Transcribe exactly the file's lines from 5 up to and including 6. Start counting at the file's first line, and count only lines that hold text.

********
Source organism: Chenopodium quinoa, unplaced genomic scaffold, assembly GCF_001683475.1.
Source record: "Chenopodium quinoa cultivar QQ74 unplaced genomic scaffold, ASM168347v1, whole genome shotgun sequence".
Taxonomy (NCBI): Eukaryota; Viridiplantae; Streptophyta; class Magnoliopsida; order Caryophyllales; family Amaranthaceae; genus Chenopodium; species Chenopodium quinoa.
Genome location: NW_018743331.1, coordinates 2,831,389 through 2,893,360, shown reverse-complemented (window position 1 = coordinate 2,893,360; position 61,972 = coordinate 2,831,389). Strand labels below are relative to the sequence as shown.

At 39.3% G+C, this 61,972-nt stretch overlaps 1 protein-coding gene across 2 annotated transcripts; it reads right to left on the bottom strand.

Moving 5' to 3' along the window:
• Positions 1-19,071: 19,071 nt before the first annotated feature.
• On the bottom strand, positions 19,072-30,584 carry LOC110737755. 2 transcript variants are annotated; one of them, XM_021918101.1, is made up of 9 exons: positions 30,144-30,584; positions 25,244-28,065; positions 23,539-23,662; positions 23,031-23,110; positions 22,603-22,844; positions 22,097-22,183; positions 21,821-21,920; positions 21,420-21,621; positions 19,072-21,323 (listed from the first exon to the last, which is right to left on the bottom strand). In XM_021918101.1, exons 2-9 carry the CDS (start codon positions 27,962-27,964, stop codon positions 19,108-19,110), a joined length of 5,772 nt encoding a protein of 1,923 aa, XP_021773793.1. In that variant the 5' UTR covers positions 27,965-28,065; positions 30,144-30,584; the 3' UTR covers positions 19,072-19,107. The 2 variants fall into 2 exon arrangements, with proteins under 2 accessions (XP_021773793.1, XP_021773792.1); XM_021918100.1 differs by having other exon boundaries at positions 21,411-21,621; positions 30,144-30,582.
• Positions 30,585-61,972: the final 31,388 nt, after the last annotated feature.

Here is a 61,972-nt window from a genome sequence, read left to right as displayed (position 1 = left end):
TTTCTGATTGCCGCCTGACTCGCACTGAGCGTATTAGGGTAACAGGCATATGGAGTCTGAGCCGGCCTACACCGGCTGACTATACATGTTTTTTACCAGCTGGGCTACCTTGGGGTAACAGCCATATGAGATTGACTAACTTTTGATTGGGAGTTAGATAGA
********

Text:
At 39.3% G+C, this 61,972-nt stretch overlaps 1 protein-coding gene across 2 annotated transcripts; it reads right to left on the bottom strand.

Moving 5' to 3' along the window: